Skinner's wife a source of strength

Skinner's wife a source of strength

They met in high school near San Diego, and their lives, from that point forward, were intertwined.

As Joel Skinner worked his way up the Minor League ranks and into a big-league career that saw him serve as a catcher for three teams over nine seasons, his wife, Jennifer, was by his side.

And when shoulder surgery derailed that playing career and forced Joel to head back to the Minors, this time as a coach, Jennifer remained a rock in his life.

"Whether dealing with my retirement at age 34 or going back to the Minor Leagues to manage or her having to homeschool the kids in the spring, she's been there," said Joel, now the third-base coach for the Indians. "She's been there the whole way."

But in early 2003 came a frightening diagnosis that had the Skinners and their four young children wondering if Jennifer would continue to be there.

At 40 years old -- still much too young to be thinking about such grave matters -- Jennifer got the grim news that she had breast cancer, a disease that will kill 40,460 women and 450 men this year, according to the National Cancer Institute.

For Jennifer, the news couldn't have been less expected. No one in her family tree had dealt with breast cancer, so she had no reason to believe it would happen to her.

"I didn't fit into the profile of women that can develop breast cancer," she said. "It was a major, major shock to everybody. We were very uncertain when we first found out. We didn't have experience with cancer at all, so we didn't have a clue as to what we were getting into."

The diagnosis came in early February 2003, shortly before Joel was to report to Spring Training in Florida.

This, obviously, was no time for a family to be torn apart by the business of baseball. Fortunately, the Indians were supportive enough to allow Joel to cut loose from Winter Haven, Fla., and return to Cleveland to support his wife through six weeks of radiation treatments.

"The Indians were just falling over backwards making sure we had everything we needed and that he had time to come home when he needed to," Jennifer remembered. "That helped him mentally, too. He certainly held it together more than I realized. I knew it was affecting him, but he didn't ever break down or curl up in a ball. He was always very strong for me."

Likewise, it was Jennifer's strength that impressed Joel.

He knew her as a friend and companion and mother to his children, but he quickly discovered something else: She was a fighter.

As part of their education in the wake of the diagnosis, the Skinners learned that those affected by breast cancer -- or any serious disease -- deal with it in different ways.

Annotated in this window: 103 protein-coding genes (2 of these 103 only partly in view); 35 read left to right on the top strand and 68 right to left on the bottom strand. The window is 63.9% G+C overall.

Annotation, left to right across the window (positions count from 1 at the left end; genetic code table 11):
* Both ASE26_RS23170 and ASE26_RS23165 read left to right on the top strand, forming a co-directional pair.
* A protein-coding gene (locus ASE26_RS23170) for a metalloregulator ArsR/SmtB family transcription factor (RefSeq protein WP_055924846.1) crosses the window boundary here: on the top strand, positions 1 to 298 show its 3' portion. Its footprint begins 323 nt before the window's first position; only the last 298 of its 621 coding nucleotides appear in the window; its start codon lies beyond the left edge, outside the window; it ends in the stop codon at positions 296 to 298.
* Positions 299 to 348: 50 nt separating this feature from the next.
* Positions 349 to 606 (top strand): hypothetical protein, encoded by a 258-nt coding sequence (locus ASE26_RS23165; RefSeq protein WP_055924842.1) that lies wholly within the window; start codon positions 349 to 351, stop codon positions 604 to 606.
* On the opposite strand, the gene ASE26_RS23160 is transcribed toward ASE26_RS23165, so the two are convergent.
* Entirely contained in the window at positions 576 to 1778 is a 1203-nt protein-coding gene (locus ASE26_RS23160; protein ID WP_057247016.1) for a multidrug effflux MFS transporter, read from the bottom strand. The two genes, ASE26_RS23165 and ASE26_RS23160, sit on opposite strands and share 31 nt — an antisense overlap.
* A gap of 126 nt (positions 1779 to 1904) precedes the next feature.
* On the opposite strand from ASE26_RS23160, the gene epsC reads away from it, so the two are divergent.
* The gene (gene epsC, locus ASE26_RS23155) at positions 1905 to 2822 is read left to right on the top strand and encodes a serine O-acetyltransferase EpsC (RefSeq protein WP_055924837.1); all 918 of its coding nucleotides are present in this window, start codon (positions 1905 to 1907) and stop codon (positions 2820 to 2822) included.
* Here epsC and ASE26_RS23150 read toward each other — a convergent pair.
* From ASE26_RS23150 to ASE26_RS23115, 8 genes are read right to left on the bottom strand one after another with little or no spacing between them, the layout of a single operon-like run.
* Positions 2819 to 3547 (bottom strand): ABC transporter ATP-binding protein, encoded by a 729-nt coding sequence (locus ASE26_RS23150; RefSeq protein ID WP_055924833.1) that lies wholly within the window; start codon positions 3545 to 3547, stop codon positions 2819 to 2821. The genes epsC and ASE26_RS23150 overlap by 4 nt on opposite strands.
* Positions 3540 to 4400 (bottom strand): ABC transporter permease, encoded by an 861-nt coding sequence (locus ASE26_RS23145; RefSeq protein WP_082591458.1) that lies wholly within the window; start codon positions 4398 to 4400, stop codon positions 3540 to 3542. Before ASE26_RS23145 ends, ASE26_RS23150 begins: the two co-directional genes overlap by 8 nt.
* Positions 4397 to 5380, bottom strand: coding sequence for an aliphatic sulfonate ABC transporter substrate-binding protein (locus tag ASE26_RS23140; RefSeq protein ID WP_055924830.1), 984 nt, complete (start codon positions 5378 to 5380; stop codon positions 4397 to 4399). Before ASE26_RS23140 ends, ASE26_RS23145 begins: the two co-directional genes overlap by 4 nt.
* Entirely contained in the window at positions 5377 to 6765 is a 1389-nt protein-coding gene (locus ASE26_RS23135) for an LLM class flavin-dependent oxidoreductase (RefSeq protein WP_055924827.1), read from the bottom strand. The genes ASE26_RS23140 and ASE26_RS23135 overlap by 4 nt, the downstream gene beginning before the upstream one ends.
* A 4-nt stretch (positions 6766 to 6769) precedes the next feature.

"They were upfront with us about that," Joel said. "Some women wouldn't even go through a waiting room. They would come in through the back door and leave through the back door. Not that one way is the right way and one is the wrong way, but all these things were explained to us."

Jennifer chose to meet the disease head-on. And that meant having the necessary tough conversations with her children -- daughters Kate, Erin and Tara and son Cameron.

Just as those battling breast cancer have varied reactions to the experience, Jennifer found each of her kids had a different concept of what their mother was going through. The 17-year-old Kate, for instance, was much more worried than the 11-year-old Tara, only because she had a better understanding of the disease's scope.

"I just tried to explain as much as I could to all of them what I was going to have to go through," Jennifer said. "Tara didn't want to talk about it at all, except we'd be having a conversation about the weather or the dogs, and all of a sudden she'd say, 'Are you gonna die?' That was her way of dealing with it. She wanted just enough information to know what was going on."

Once the chemo treatments were complete, Jennifer was placed on medication that prevents her body's estrogen from stimulating the growth of breast cancer cells. She's been on that medication for four years now and will continue to take it for another year.

And even though radiation treatment appears to have vanquished the disease from her body, Jennifer is still affected by the ordeal on a daily basis.

"It's always in the back of your mind," she said. "I'm four years out, and if something is going on inside my body -- if I have a long cold -- the first thing I think of is cancer. You live with cancer for the rest of your life, even if you don't have it anymore."

Jennifer is currently undergoing gene testing to discover if her body has genes that predispose her to breast and/or ovarian cancer. The testing should help the Skinners know if their children and their children's children might be at risk, as well.

Breast cancer taught the Skinners what it teaches so many other families -- that life is fragile and should be appreciated.

Just as importantly, it helped the two former high school lovebirds mature as people.

"This is real life," Joel said. "Whether it's a bout with cancer or any type of accident that's dealing with life or death and tough situations, this is what happens. In baseball, there's ups and downs and tough roads, but that's just employment. That doesn't compare to this."

Anthony Castrovince is a reporter for MLB.com. This story was not subject to the approval of Major League Baseball or its clubs.